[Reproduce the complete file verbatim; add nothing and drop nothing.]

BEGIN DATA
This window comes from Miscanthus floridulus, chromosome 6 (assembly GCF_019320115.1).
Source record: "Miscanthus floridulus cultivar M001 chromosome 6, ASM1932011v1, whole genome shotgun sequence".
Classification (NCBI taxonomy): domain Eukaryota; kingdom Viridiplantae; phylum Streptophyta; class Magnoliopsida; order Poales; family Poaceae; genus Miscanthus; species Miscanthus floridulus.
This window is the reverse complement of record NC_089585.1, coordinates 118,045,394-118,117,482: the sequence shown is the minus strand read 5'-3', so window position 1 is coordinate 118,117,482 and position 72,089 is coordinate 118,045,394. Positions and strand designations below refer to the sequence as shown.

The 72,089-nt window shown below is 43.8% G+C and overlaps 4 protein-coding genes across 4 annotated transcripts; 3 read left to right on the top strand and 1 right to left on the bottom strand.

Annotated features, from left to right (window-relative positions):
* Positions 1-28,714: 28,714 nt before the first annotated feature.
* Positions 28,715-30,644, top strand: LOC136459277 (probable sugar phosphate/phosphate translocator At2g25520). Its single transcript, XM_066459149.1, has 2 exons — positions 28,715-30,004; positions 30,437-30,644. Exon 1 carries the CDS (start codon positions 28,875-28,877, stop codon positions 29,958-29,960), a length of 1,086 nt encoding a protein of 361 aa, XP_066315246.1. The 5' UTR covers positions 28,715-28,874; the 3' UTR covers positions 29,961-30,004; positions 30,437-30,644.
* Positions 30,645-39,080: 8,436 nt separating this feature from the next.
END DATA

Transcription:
This window comes from Miscanthus floridulus, chromosome 6 (assembly GCF_019320115.1).
Source record: "Miscanthus floridulus cultivar M001 chromosome 6, ASM1932011v1, whole genome shotgun sequence".
Classification (NCBI taxonomy): domain Eukaryota; kingdom Viridiplantae; phylum Streptophyta; class Magnoliopsida; order Poales; family Poaceae; genus Miscanthus; species Miscanthus floridulus.
This window is the reverse complement of record NC_089585.1, coordinates 118,045,394-118,117,482: the sequence shown is the minus strand read 5'-3', so window position 1 is coordinate 118,117,482 and position 72,089 is coordinate 118,045,394. Positions and strand designations below refer to the sequence as shown.

The 72,089-nt window shown below is 43.8% G+C and overlaps 4 protein-coding genes across 4 annotated transcripts; 3 read left to right on the top strand and 1 right to left on the bottom strand.

Annotated features, from left to right (window-relative positions):
* Positions 1-28,714: 28,714 nt before the first annotated feature.
* Positions 28,715-30,644, top strand: LOC136459277 (probable sugar phosphate/phosphate translocator At2g25520). Its single transcript, XM_066459149.1, has 2 exons — positions 28,715-30,004; positions 30,437-30,644. Exon 1 carries the CDS (start codon positions 28,875-28,877, stop codon positions 29,958-29,960), a length of 1,086 nt encoding a protein of 361 aa, XP_066315246.1. The 5' UTR covers positions 28,715-28,874; the 3' UTR covers positions 29,961-30,004; positions 30,437-30,644.
* Positions 30,645-39,080: 8,436 nt separating this feature from the next.